There are 150 breeds eligible for AKC
registration. Every breed is assigned to one of seven groups or Miscellaneous Class, based on the uses for which the breeds were originally developed.
A breed is a "relatively
homogeneous group of animals within a species, developed and maintained by man." All dogs, impure as well as pure-bred, and
several wild cousins such as wolves and foxes, are one family. Each breed was created by man, using selective breeding to
get desired qualities. The result is an almost unbelievable diversity of purebred dogs which will, when bred to others of
their breed, produce their own kind. Through the ages, man designed dogs that could hunt, guard, or herd according to his
needs. Admission of a new breed to AKC's Stud Book is determined by the Board of Directors. Today, new breeds admitted for
registry must have been well established in other countries for a significant period of time by registry organizations in
A variety is a division of a breed for show purposes, based on
coat type, size or color. Members of different varieties of the same breed may be interbred and the offspring registered with
AKC. Varieties are not indicated on registration certificates.
- Cocker Spaniels: Black (including black with tan points), ASCOB (Any solid color other than black), Parti-Color.
- Beagles: Not exceeding 13 inches, Over 13 inches but not exceeding 15 inches.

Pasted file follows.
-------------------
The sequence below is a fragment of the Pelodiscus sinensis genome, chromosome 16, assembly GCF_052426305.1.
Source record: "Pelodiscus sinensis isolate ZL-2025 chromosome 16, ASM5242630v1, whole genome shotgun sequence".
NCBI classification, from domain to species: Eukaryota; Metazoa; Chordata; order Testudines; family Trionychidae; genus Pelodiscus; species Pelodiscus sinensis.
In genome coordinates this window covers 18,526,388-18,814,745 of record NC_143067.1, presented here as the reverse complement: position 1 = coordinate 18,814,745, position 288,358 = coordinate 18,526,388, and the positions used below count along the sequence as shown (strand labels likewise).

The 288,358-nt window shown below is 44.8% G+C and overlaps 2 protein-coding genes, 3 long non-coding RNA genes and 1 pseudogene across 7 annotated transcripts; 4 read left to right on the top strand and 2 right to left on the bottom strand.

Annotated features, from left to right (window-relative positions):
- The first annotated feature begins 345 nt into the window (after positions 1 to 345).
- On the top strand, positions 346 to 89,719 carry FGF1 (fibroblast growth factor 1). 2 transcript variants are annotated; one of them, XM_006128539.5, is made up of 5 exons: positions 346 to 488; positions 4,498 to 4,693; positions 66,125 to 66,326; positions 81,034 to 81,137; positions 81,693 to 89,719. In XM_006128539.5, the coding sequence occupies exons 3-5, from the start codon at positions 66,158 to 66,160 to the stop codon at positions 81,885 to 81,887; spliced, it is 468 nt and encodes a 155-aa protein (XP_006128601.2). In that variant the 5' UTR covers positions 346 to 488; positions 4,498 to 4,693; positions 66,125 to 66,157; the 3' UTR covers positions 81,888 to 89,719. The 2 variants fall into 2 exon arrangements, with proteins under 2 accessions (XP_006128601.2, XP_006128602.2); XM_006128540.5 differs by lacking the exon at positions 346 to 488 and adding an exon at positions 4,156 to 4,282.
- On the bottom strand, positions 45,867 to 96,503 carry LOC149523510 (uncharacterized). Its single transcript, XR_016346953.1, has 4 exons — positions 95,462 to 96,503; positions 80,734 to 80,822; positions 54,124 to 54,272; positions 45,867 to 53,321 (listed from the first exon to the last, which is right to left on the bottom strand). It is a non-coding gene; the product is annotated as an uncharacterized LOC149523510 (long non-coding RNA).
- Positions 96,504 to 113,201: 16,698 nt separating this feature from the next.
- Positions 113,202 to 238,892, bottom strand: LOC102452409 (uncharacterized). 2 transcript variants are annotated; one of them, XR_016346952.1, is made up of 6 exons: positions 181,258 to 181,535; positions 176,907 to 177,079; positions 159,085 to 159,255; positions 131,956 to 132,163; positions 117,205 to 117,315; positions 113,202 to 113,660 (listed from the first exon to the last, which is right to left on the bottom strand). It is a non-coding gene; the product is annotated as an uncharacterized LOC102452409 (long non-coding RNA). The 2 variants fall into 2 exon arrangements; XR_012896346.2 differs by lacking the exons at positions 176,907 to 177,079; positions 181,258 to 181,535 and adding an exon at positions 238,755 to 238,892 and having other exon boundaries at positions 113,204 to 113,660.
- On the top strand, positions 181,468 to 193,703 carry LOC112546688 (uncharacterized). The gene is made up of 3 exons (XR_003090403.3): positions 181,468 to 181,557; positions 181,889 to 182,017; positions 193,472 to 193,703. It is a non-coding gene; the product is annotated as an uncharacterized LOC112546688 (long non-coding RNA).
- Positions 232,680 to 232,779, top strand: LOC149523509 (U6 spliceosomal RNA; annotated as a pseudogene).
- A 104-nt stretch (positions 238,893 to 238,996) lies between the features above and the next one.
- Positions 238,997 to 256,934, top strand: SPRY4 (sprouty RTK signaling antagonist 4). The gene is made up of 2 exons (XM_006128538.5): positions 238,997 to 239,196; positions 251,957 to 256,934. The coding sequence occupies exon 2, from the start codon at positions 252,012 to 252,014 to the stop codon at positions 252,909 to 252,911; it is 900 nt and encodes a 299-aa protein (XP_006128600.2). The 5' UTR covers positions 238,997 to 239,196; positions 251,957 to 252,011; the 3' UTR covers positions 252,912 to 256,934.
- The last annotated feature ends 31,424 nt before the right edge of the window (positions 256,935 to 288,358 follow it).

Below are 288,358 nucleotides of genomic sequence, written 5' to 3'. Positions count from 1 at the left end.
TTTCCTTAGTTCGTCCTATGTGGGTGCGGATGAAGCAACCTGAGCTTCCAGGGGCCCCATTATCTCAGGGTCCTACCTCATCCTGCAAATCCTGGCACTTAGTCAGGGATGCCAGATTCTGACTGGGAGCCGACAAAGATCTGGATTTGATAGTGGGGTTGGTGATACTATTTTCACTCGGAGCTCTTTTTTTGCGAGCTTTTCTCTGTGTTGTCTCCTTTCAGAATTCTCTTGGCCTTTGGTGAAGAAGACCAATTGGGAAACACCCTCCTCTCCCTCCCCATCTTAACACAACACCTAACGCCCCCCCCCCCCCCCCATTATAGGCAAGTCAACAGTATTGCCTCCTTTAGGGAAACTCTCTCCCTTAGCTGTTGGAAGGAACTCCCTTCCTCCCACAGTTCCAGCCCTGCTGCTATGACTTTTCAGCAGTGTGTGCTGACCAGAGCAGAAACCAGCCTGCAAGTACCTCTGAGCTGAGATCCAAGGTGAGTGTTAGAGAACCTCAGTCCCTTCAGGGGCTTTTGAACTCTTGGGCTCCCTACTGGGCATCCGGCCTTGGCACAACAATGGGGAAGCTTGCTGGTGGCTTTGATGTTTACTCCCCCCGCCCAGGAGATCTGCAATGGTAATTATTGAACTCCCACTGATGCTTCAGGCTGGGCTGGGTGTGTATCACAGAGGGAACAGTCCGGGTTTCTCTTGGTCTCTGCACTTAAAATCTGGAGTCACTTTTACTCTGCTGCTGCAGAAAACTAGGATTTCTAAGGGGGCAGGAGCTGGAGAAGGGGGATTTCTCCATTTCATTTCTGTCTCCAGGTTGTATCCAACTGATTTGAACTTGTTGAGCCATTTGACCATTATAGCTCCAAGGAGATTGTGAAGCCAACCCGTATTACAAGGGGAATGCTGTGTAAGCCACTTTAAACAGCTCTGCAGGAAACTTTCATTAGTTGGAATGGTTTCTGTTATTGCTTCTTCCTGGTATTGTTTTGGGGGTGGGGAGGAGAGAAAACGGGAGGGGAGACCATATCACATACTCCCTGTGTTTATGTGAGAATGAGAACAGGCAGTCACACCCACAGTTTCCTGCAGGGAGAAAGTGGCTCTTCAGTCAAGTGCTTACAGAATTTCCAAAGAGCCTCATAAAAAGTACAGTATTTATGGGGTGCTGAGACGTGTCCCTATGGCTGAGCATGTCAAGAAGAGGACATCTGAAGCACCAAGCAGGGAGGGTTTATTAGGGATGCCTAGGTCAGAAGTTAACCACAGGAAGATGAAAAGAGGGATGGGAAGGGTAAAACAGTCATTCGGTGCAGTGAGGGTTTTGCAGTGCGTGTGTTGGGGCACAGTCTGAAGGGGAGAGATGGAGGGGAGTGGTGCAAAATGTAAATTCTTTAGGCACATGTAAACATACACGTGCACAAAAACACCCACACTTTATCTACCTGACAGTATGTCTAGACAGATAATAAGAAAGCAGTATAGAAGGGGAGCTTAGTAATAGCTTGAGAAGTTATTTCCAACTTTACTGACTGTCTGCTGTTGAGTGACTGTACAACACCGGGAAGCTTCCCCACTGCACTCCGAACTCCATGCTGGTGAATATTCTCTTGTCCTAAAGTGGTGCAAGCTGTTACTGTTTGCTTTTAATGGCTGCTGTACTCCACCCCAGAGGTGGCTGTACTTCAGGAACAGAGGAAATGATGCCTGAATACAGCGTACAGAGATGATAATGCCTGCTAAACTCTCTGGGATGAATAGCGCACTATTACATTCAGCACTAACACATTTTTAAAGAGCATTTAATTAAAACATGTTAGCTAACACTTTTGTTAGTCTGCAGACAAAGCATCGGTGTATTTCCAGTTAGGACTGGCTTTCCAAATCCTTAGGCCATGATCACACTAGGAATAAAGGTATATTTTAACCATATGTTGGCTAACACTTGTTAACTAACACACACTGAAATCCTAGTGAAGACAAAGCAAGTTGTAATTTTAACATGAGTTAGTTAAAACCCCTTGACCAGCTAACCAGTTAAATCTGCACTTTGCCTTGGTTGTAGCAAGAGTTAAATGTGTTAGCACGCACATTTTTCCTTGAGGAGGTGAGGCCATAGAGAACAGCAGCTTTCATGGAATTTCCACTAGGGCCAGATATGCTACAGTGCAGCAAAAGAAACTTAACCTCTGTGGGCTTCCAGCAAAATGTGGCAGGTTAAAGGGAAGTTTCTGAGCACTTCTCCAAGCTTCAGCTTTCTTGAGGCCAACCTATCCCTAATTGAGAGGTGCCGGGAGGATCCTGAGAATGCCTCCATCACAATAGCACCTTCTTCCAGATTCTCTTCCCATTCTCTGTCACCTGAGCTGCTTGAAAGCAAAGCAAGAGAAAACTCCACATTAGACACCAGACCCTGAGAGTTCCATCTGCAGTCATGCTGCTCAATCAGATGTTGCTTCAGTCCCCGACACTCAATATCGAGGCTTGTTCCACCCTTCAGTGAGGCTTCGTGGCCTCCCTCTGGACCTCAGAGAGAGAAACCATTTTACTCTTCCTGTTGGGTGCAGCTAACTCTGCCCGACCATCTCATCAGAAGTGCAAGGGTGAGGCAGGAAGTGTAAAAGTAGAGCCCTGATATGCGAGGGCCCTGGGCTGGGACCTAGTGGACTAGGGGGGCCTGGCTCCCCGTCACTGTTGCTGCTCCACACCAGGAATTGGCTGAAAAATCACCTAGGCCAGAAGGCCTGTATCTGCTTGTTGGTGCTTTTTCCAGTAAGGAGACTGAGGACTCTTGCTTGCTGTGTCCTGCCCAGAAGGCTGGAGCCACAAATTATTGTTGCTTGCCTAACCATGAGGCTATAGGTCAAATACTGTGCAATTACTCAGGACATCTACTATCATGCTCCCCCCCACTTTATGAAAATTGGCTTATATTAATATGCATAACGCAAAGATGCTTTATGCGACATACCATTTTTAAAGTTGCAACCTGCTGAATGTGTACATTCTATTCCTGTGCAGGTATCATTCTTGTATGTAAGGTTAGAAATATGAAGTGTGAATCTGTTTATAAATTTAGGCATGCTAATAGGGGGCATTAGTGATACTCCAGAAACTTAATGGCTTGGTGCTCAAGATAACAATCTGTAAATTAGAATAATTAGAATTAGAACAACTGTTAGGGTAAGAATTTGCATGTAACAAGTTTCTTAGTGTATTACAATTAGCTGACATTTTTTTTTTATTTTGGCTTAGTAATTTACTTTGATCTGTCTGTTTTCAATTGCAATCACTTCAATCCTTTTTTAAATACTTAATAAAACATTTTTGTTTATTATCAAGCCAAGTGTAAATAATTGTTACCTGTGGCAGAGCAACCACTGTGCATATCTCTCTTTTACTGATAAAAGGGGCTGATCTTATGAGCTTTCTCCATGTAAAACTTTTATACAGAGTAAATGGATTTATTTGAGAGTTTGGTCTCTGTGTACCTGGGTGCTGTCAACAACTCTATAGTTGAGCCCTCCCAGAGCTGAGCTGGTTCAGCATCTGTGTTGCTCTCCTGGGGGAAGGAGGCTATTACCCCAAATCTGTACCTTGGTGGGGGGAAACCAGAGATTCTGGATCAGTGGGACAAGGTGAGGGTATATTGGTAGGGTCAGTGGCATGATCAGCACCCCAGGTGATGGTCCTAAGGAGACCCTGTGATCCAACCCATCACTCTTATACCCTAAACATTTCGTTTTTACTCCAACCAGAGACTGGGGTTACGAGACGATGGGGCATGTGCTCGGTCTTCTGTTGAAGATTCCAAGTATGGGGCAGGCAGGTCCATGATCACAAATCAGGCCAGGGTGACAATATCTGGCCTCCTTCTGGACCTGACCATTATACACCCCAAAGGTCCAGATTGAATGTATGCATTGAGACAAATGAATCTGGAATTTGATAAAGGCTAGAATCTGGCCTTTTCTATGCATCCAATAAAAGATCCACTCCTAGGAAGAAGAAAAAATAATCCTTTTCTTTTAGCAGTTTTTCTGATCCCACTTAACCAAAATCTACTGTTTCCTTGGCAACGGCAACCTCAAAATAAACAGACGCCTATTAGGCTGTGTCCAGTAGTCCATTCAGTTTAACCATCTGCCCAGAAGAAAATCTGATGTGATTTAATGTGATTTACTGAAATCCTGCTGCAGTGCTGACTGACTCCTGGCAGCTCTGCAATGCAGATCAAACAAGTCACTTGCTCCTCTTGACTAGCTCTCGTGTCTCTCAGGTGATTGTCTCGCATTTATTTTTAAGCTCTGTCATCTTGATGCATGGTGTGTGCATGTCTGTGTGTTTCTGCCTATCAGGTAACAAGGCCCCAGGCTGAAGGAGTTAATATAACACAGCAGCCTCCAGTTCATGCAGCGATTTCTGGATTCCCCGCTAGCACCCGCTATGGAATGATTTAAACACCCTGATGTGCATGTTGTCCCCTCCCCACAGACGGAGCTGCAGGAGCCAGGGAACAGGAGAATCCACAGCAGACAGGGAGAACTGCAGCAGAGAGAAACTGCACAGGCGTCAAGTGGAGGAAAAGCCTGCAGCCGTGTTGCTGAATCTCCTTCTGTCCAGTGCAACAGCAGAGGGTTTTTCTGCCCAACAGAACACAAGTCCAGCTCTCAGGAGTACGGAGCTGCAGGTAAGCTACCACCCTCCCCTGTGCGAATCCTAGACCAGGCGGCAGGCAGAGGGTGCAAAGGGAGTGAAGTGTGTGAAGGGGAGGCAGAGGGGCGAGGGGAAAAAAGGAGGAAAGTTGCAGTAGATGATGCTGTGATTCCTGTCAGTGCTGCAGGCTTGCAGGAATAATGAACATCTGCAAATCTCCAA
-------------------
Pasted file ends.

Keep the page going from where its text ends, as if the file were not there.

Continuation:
- Dachshunds: Longhaired, Smooth, Wirehaired.
- Collies: Rough, Smooth.
- Bull Terriers: Colored, White.
- Manchester Terriers: Standard (Shown in the Terrier Group), Toy (Shown in the Toy Group).
- Chihuahuas: Long coat, Smooth coat.
- English Toy Spaniels: Blenheim and Prince Charles, King Charles and Ruby.
- Poodles: Toy (Shown in the Toy Group), Miniature and Standard (Shown in the Non-Sporting Group).
The official standards of all the breeds AKC recognizes are compiled in its official publication, The Complete Dog Book. A breed standard is a word description of what the ideal dog of that breed looks like. It is an attempt to describe
"perfection." The standard is the "model" breeders use in their efforts to breed better dogs. Judges use the standard as a
guide when evaluating dogs at a show. Each animal in competition is compared with the judge's mental image of the perfect
dog described in the standard.